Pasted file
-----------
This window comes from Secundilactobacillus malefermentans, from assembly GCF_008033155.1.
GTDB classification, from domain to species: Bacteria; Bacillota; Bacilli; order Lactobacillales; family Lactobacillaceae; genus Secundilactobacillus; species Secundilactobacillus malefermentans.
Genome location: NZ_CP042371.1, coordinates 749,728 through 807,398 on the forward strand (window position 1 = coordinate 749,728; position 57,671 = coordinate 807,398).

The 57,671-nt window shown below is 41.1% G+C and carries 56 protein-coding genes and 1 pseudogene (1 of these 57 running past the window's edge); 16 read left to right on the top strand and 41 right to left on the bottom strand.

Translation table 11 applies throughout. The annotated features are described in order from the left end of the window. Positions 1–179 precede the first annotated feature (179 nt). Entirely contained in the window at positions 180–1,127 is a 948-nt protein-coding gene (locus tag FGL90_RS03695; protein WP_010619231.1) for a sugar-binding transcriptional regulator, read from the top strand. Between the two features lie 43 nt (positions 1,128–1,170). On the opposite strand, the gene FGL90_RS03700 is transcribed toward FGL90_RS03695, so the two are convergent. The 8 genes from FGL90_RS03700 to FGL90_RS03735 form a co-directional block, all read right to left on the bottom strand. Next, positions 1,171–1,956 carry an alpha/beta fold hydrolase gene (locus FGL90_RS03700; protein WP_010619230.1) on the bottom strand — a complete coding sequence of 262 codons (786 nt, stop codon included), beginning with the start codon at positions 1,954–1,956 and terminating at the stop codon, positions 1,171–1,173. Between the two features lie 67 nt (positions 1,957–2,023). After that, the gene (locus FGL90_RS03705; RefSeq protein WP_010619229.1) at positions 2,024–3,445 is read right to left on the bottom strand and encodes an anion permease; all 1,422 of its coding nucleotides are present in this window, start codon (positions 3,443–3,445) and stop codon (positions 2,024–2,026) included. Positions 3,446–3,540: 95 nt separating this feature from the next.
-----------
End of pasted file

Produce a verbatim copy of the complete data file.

This window comes from Secundilactobacillus malefermentans, from assembly GCF_008033155.1.
GTDB classification, from domain to species: Bacteria; Bacillota; Bacilli; order Lactobacillales; family Lactobacillaceae; genus Secundilactobacillus; species Secundilactobacillus malefermentans.
Genome location: NZ_CP042371.1, coordinates 749,728 through 807,398 on the forward strand (window position 1 = coordinate 749,728; position 57,671 = coordinate 807,398).

The 57,671-nt window shown below is 41.1% G+C and carries 56 protein-coding genes and 1 pseudogene (1 of these 57 running past the window's edge); 16 read left to right on the top strand and 41 right to left on the bottom strand.

Translation table 11 applies throughout. The annotated features are described in order from the left end of the window. Positions 1–179 precede the first annotated feature (179 nt). Entirely contained in the window at positions 180–1,127 is a 948-nt protein-coding gene (locus tag FGL90_RS03695; protein WP_010619231.1) for a sugar-binding transcriptional regulator, read from the top strand. Between the two features lie 43 nt (positions 1,128–1,170). On the opposite strand, the gene FGL90_RS03700 is transcribed toward FGL90_RS03695, so the two are convergent. The 8 genes from FGL90_RS03700 to FGL90_RS03735 form a co-directional block, all read right to left on the bottom strand. Next, positions 1,171–1,956 carry an alpha/beta fold hydrolase gene (locus FGL90_RS03700; protein WP_010619230.1) on the bottom strand — a complete coding sequence of 262 codons (786 nt, stop codon included), beginning with the start codon at positions 1,954–1,956 and terminating at the stop codon, positions 1,171–1,173. Between the two features lie 67 nt (positions 1,957–2,023). After that, the gene (locus FGL90_RS03705; RefSeq protein WP_010619229.1) at positions 2,024–3,445 is read right to left on the bottom strand and encodes an anion permease; all 1,422 of its coding nucleotides are present in this window, start codon (positions 3,443–3,445) and stop codon (positions 2,024–2,026) included. Positions 3,446–3,540: 95 nt separating this feature from the next.